Customizing FREEVO

By Dave Salvator  |  Posted 2003-04-10 Print this article Print

The next chore is to edit the file to get Freevo to operate with your hardware and to tell it your local channel lineup. Also, its important to point to the directories you want it to scan to find video clips, audio files, and digital pictures. Open using gedit or your text editor of choice, and perform a text-string search for the following entry:
Here is where you set the directory you want this menu option to reference. In our case, our config file looks like this:
DIR_MOVIES = [ (Movies & Video, /media/video) ]
This tells Freevo that our movies are stored in the /media/video subdirectory, and to call it "Movies & Video in the user interface. If you want to have subdirectories within this subdirectory, Freevo will let you navigate through the directory tree to find video clips stored in different subdirectories. Next, do a text string search to find the following text to tweak the directory pointer for music:
In our config, we set it to point to /media/music:
DIR_AUDIO = [ (MP3 Music, /media/music) ]
And finally, perform a text string search to find the following text to tweak the directory pointer for digital pictures:
Our entry for this points to /media/digital_pics
DIR_IMAGES = [ (Digital Pics, /media/digital_pics) ]
Theres also a directory pointer for recorded TV clips, as well as games if you want to run the MAME emulator for playing old-school coin-op and console games. Well chose not to configure that for now and save it for Part 2, but the same convention we just showed above applies. Youll need to download xmame and game ROMs separately, however. We also wanted to tweak the onscreen display (OSD) controls, and adjust the pointer, because the one supplied in the initial setup is wrong. So make this change: OSD_DEFAULT_FONTNAME = usr/local/freevo/skin/bluebold.ttf Now, the all-important TV device setup, without which Freevo wont be able to use the TV tuner card. Youll want to verify the device name using dmesg. To run this command, bring up a command-prompt box (Red Hat Menu=>System Tools=>Terminal) and type "dmesg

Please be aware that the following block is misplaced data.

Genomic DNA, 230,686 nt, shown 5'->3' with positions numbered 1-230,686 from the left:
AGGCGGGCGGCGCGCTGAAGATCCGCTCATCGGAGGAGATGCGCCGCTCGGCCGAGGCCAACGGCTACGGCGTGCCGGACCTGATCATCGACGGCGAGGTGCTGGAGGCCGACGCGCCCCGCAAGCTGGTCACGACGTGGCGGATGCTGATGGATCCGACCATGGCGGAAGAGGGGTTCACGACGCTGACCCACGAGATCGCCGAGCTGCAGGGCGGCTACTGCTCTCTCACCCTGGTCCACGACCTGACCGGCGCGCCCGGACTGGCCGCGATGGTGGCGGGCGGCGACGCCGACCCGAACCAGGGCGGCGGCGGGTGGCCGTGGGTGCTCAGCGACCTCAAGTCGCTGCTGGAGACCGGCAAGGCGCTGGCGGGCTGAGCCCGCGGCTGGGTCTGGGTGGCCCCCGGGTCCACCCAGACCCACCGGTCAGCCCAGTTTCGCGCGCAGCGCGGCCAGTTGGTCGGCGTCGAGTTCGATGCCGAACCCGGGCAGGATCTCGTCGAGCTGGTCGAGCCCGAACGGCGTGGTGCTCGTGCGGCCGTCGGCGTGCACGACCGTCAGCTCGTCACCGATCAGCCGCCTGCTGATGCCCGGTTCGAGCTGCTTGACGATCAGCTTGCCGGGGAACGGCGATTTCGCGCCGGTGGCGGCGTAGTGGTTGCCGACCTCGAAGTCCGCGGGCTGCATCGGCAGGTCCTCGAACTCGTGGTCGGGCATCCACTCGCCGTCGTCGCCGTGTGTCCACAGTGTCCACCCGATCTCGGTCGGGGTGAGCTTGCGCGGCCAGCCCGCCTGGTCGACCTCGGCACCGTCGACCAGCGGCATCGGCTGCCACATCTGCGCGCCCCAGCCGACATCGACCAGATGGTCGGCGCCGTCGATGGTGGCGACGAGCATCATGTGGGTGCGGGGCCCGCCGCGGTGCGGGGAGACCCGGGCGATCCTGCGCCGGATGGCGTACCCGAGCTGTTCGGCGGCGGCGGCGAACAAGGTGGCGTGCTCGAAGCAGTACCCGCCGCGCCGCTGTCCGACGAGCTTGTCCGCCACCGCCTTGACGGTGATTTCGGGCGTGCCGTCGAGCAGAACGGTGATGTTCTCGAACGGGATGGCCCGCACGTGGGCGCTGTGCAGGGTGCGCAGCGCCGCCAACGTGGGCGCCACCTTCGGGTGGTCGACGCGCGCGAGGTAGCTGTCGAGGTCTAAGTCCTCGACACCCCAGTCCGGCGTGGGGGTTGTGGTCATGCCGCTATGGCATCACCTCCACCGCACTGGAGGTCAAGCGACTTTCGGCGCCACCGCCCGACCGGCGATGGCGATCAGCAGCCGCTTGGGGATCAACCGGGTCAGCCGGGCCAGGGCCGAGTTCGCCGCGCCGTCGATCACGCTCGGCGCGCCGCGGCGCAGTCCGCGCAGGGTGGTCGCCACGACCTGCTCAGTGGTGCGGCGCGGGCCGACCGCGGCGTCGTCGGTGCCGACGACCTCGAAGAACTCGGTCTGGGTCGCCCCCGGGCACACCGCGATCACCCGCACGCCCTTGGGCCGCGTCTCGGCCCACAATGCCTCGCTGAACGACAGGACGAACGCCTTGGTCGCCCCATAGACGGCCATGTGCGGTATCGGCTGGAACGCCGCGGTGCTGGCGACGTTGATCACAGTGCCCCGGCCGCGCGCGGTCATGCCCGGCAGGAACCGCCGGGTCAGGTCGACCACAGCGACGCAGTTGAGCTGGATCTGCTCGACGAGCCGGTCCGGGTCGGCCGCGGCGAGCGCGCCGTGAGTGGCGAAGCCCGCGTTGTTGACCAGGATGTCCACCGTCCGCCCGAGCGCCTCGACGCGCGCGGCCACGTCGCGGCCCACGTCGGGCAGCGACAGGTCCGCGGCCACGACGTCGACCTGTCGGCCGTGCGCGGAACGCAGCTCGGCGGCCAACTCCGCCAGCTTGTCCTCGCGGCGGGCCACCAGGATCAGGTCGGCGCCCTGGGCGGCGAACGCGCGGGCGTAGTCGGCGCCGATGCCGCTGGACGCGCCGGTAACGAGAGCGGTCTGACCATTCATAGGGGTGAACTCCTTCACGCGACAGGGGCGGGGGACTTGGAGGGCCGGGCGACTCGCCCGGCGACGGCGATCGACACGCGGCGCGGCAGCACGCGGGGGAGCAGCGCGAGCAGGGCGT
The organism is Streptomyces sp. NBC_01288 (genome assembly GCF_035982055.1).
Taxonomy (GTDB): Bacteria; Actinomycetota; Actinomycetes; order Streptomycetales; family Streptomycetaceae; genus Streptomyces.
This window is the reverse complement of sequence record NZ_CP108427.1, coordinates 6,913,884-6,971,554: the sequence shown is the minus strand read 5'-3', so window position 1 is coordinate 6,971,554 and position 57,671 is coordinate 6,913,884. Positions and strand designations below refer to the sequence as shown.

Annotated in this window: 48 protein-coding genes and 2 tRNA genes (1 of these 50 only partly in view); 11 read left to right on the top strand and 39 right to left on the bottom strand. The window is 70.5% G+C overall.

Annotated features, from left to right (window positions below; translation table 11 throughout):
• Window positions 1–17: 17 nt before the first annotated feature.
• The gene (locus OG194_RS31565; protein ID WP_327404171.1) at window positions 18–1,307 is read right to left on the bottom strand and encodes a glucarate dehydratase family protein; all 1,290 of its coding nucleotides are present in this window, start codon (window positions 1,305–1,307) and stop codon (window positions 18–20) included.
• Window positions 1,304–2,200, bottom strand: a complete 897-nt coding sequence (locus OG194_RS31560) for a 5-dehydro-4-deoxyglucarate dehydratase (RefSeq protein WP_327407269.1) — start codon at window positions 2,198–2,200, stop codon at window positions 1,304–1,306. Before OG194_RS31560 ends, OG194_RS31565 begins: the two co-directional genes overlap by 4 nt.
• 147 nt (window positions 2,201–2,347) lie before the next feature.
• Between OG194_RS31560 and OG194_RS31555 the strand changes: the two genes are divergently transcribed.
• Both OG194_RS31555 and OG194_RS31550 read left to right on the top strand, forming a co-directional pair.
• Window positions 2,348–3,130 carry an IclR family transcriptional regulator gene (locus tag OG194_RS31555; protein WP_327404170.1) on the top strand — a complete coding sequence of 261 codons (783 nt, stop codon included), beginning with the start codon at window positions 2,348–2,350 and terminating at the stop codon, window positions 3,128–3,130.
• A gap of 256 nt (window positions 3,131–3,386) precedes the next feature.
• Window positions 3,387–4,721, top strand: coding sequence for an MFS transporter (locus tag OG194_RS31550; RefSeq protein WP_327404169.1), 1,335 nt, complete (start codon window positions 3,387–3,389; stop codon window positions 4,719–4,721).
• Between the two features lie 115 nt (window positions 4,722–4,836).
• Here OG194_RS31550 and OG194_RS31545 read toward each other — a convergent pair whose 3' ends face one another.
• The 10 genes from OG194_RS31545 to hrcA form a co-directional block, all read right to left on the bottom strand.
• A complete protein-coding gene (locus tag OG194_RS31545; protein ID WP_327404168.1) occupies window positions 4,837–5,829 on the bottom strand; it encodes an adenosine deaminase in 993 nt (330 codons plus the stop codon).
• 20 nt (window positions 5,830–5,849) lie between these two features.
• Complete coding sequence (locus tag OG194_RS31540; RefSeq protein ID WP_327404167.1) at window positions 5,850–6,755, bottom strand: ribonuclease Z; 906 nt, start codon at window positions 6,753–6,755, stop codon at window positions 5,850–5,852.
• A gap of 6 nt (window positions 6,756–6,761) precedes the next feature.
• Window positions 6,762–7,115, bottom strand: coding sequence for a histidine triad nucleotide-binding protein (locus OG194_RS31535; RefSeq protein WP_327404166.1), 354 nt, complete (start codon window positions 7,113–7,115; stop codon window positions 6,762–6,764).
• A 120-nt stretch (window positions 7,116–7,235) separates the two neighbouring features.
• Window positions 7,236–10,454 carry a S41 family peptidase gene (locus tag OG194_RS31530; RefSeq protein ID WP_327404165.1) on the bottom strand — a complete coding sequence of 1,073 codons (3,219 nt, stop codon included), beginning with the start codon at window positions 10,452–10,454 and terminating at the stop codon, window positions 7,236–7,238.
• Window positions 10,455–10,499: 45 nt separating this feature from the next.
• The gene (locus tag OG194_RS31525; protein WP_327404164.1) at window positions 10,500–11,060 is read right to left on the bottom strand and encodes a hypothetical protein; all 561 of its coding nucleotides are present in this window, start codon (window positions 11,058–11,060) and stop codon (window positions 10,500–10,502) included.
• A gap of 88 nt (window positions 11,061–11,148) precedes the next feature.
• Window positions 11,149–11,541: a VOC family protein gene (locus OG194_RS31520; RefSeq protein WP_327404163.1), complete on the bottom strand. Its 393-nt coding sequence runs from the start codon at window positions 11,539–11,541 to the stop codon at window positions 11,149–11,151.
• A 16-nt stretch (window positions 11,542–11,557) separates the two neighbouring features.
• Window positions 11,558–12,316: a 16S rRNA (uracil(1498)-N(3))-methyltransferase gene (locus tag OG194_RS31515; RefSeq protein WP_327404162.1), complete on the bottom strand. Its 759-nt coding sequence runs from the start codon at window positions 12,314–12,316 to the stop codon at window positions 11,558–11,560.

Dave came to have his insatiable tech jones by way of music—,and because his parents wouldn't let him run away to join the circus. After a brief and ill-fated career in professional wrestling, Dave now covers audio, HDTV, and 3D graphics technologies at ExtremeTech.

Dave came to ExtremeTech as its first hire from Computer Gaming World, where he was Technical Director and Lead (okay, the only) Saxophonist for five years. While there, he and Loyd Case pioneered the area of testing 3D graphics using PC games. This culminated in 3D GameGauge, a suite of OpenGL and Direct3D game demo loops that CGW and other Ziff-Davis publications, such as PC Magazine, still use.

Dave has also helped guide Ziff-Davis benchmark development over the years, particularly on 3D WinBench and Audio WinBench. Before coming to CGW, Dave worked at ZD Labs for three years (now eTesting Labs) as a project leader, testing a wide variety of products, ranging from sound cards to servers and everything in between. He also developed both subjective and objective multimedia test methodologies, focusing on audio and digital video. Before all that he toured with a blues band for two years, notable gigs included opening for Mitch Ryder and appearing at the Detroit Blues Festival.


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